But there was disappointment with Western Australia’s small share of the $40 billion investment in Australia’s shipbuilding sector, which should create 2500 jobs.
Construction of 12 offshore patrol vessels, a program worth about $3 billion, will begin in Adelaide in two years.
Construction will move to WA when work to build nine frigates begins in Adelaide in 2020, a program the Government says is worth about $35 billion.
Austal, based at the Australian Marine Complex, has been lined up to build 21 replacement steel-hulled Pacific patrol boats.
The vessels will replace the existing Pacific patrol boat fleet, used to assist Pacific Island countries in securing their Exclusive Economic Zones.
Contracts are yet to be signed but the deal should be worth about $500 million, with an extra $400 million for through-life support. More than 130 local jobs will be created.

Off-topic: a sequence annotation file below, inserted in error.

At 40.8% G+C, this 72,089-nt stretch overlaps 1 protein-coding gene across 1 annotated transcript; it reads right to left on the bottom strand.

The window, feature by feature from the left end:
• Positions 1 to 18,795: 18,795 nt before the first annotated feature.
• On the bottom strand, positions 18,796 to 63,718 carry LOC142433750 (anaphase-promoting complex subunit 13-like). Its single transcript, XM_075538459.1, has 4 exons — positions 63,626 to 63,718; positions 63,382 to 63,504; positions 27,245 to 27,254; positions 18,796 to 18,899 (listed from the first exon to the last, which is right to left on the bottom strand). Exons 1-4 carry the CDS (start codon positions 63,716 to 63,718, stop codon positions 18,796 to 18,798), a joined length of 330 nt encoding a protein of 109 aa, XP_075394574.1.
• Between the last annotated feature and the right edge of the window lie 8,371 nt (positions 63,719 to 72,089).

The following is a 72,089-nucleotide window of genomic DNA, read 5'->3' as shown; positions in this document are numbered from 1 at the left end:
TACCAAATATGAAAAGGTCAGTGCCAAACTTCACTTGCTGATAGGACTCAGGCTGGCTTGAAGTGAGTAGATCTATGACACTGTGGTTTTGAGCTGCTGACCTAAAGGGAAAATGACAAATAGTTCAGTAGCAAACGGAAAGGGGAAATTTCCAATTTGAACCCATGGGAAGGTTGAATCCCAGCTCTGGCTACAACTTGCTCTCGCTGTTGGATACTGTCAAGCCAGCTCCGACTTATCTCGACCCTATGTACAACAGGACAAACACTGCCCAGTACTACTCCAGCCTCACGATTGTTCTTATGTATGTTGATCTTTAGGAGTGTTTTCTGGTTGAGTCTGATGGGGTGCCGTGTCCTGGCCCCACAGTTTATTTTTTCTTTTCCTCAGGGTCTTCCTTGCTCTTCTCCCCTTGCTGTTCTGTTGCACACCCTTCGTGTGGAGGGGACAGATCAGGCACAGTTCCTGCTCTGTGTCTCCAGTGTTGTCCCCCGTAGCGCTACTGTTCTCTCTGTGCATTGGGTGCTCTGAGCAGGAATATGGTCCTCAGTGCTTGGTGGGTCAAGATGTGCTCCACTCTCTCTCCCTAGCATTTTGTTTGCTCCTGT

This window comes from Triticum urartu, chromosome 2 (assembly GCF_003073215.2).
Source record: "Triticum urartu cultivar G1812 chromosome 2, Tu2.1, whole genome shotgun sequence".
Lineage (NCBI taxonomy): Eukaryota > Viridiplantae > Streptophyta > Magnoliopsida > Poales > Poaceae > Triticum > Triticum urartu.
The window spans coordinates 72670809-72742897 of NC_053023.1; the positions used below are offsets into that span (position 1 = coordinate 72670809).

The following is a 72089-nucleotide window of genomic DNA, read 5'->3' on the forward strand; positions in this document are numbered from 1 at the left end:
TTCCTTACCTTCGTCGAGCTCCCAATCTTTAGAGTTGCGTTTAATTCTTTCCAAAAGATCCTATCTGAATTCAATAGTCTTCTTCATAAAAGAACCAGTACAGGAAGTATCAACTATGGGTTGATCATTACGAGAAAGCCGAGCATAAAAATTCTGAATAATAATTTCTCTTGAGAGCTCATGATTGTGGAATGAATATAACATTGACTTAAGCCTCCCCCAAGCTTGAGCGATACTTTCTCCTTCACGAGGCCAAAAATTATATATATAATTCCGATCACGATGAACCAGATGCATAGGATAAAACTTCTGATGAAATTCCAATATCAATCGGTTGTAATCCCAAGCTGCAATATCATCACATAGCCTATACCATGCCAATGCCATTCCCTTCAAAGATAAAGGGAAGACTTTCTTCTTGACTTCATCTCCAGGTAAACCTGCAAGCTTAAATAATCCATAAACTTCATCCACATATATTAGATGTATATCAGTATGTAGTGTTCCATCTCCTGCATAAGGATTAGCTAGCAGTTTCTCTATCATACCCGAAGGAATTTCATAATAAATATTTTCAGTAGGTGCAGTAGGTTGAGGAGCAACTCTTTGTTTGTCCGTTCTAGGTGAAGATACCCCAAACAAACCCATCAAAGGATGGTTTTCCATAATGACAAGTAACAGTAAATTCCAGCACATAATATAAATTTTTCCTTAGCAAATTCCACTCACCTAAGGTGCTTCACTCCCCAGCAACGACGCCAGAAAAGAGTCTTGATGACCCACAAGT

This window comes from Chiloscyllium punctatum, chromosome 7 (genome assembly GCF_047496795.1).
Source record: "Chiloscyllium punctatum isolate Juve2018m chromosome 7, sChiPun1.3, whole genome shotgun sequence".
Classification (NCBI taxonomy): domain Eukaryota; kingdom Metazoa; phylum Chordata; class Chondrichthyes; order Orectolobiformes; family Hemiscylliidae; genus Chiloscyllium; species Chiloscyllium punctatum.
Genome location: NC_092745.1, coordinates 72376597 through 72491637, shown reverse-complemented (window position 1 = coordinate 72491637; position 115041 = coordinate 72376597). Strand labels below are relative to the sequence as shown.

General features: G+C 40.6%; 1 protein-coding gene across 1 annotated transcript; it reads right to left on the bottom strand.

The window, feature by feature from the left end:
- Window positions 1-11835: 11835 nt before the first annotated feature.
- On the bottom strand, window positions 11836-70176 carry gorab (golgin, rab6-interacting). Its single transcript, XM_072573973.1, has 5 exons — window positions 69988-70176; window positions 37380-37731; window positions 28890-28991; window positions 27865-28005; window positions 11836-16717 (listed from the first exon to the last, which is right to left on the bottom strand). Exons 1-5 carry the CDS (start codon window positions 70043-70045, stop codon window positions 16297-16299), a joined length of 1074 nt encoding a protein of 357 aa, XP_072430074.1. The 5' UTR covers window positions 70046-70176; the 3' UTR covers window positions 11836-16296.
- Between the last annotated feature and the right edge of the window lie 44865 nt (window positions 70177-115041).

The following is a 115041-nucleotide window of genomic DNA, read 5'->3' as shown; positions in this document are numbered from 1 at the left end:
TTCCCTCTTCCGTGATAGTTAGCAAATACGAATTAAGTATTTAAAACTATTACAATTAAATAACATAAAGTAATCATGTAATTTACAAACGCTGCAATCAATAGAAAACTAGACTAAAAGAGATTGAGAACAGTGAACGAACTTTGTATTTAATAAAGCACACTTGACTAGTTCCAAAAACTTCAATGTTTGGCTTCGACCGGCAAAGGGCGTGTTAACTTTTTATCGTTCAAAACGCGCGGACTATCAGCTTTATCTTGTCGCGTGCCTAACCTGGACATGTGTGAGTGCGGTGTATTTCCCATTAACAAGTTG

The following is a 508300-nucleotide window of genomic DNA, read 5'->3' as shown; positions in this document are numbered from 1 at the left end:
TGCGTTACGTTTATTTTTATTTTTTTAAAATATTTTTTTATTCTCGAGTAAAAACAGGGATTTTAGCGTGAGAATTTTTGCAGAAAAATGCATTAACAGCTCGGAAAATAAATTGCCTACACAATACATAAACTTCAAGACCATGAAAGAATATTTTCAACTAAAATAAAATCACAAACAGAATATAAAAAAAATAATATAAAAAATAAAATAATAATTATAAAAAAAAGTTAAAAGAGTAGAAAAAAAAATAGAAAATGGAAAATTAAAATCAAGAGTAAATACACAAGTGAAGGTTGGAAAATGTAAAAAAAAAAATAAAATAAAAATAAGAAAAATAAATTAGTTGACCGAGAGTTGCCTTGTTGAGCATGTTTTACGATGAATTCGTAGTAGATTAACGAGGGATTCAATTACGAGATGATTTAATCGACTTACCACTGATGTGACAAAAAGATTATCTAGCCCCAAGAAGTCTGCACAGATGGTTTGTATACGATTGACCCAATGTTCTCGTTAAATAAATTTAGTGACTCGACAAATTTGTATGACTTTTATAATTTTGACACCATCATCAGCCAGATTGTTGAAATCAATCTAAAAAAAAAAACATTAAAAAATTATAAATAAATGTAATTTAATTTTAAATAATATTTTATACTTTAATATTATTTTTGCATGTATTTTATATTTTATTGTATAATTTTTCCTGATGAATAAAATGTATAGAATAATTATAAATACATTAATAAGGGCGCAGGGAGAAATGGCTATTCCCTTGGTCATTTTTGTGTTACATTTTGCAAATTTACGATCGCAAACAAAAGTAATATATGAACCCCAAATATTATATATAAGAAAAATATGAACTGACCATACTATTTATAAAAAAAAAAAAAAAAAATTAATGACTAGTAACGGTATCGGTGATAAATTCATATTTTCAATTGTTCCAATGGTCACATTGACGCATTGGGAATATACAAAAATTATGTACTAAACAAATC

Premier Colin Barnett said the announcement recognised the State’s capability in the naval shipbuilding sector and was a boost for the economy.
“WA has a strong reputation in these highly competitive and demanding markets and today’s announcement is recognition of this,” he said.
Austal chief executive David Singleton said his company was delighted to be selected as preferred builder.
“Austal has delivered Australia’s entire border patrol capability – comprising 30 vessels delivered over the past 17 years – and we look forward to extending this by constructing and servicing vessels that will be used by many of our neighbours in the South Pacific,” he said.
But State Opposition Leader Mark McGowan was quick to say WA had been ripped off.
“Once again we’re all paying the price for the Liberals not having a plan for jobs,” he said.
“We should have been in there lobbying hard for our fair share.”
Australian Manufacturing Workers’ Union State secretary Steve McCartney was also critical of the State Government.
“Of course we welcome new naval shipbuilding work for Western Australia; our union has campaigned for it for years,” he said.
“But WA could have done much better if Colin Barnett had put his shoulder to the wheel like they did in South Australia.”